||There are lots of cool numbers out there. People have their own personal lucky numbers, and some societies have collective unlucky numbers such as 13 and 666. Here at Cool Numbers, we are currently focused on cool numbers in dollar bills. Some numbers would be obviously cool and pleasing, such as 12344321. But others are more subtle, such as 17397533.
For probability calulations, it is assumed that there is a uniform, random distribution of serial numbers between 00000000 and 99999999. We realize this may not be entirely true, and we welcome specific evidence indicating the true distribution of serial numbers
For now, there is a limited set of criteria, or rules, used in the number crunching, but suggestions are most welcome in the contact page.
In the mean time, here are some links to other interesting sources related to numbers and patterns:
Descriptions and Lists of Interesting Numbers
The Penguin Dictionary of Curious and Interesting Numbers is a very interesting book that lists all sorts of numbers that has an interesting property. What number can be expressed as the sum of each of its digits cubed? To find that answer, go to the book. Or, for those seeking instant gratification, go to this site that offers similar observations: http://www.stetson.edu/~efriedma/numbers.html. Still others will find Number Gossip to be an interesting collection of properties of numbers. In fact, Cool Numbers hopes to incorporate some of these properties into the site in the future.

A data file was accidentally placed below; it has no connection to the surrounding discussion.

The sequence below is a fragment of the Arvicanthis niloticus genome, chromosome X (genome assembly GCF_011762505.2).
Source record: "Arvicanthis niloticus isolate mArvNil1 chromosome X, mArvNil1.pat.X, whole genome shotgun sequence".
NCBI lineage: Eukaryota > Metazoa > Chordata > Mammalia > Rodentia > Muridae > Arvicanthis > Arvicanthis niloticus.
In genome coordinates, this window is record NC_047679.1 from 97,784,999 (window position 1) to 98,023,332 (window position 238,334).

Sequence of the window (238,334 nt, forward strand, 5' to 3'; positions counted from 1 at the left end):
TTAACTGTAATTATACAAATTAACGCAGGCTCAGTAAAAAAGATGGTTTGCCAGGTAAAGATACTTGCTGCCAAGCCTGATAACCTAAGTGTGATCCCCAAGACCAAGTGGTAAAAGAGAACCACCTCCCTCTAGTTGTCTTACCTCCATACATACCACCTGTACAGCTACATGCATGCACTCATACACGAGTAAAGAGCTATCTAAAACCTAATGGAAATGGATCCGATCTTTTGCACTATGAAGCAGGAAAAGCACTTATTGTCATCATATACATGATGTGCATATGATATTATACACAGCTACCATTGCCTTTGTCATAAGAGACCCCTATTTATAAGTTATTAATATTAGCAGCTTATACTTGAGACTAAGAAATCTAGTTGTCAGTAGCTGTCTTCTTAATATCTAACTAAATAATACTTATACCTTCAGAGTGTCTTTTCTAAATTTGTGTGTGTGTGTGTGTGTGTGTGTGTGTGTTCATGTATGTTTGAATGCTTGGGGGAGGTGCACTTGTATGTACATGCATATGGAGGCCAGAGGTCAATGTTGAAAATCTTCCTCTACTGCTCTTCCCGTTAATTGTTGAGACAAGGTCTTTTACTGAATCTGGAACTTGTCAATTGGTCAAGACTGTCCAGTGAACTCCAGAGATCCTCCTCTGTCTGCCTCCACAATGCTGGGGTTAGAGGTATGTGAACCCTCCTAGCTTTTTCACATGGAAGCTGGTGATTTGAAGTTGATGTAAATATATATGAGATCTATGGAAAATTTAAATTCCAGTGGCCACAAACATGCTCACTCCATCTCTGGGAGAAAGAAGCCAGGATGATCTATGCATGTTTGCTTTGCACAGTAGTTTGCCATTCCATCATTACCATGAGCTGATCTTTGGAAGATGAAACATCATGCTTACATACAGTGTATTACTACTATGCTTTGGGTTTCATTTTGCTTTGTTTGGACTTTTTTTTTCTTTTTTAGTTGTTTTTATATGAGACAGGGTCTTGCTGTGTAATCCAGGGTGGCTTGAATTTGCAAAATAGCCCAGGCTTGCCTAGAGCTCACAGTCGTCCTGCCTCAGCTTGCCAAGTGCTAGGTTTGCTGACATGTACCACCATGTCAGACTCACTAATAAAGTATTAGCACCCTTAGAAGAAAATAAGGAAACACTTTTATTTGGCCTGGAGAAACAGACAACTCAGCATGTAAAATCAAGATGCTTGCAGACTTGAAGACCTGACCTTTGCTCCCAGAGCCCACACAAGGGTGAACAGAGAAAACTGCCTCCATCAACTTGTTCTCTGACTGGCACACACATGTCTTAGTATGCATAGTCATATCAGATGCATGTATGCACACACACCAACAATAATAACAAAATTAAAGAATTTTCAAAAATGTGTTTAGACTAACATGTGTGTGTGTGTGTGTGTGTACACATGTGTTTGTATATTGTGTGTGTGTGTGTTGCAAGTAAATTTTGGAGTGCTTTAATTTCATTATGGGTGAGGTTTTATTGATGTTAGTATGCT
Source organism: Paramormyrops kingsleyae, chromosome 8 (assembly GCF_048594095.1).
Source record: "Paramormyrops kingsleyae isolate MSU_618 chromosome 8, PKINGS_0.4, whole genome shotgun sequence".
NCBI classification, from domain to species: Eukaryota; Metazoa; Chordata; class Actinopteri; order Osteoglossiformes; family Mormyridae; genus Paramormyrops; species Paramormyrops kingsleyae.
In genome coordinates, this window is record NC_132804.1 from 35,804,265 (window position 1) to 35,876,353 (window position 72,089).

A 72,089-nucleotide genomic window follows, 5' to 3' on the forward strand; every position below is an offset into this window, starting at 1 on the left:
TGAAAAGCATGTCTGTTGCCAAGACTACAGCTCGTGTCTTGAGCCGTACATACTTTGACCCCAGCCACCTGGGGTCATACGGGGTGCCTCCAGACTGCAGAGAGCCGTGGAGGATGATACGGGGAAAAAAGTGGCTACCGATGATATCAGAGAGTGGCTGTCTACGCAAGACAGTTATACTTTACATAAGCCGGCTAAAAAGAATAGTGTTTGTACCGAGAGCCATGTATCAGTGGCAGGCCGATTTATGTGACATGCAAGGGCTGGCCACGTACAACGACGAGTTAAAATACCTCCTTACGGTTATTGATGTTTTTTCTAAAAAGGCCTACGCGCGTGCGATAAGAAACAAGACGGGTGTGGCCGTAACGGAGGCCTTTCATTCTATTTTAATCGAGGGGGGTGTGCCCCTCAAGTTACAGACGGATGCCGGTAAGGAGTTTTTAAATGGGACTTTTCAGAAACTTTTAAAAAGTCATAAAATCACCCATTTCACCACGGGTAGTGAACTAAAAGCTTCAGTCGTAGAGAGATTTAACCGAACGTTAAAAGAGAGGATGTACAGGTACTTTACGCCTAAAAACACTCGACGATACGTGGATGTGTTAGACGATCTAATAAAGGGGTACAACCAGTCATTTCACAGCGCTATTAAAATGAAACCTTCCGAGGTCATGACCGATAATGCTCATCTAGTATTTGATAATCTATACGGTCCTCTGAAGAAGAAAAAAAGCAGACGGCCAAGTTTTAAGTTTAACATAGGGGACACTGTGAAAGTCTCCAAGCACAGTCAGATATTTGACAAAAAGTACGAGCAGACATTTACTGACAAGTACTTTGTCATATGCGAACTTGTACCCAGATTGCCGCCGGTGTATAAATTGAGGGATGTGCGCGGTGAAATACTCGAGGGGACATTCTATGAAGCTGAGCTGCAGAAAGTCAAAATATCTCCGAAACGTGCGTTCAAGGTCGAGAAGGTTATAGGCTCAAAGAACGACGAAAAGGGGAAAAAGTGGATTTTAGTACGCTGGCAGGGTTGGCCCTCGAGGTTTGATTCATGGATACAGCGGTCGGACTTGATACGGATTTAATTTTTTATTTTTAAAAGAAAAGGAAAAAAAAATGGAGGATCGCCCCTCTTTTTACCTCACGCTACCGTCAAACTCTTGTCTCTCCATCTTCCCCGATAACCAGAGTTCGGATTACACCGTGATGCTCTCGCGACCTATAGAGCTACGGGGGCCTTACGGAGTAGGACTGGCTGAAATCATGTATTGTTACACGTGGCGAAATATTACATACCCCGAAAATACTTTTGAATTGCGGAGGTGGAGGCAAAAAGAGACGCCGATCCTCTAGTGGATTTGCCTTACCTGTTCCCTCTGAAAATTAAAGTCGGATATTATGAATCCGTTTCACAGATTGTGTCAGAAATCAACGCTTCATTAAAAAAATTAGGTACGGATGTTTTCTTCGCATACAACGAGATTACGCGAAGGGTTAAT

Phone Numbers & Patterns
Enter your phone number (with or without area code), and this website will list several possible words and phrases that your phone number spells!
Learn all about prime numbers (the biggest one, just discovered, has more than six million digits!) at this comprehensive website. CoolNumbers will now identify if your bill is a prime number.
Numbers In The News (Links are to .txt files)
Stories from The New York Times
A fun website that will track where dollar bills have been. Users are encouraged to input their own dollar bills to get a history of its whereabouts.
Constants in Mathematics
A list and explanation of constants that are frequently encountered in mathematics can be found at these websites. The third one emphasizes computation of these constants.
Remember those questions like "What are the next three terms in the series 1, 1, 2, 3, 5, 8, 13, __, __, __"? Well this website seeks to create an encyclopedia of all types of integer sequences. Put in an integer sequence or keyword, and it finds a sequence, complete with a formula for generating the numbers in the sequence, and a bit of history associated with each one.
For a very mathematical explanation of this fascinating pattern, visit MathWorld. For a simpler description, see Intuitor.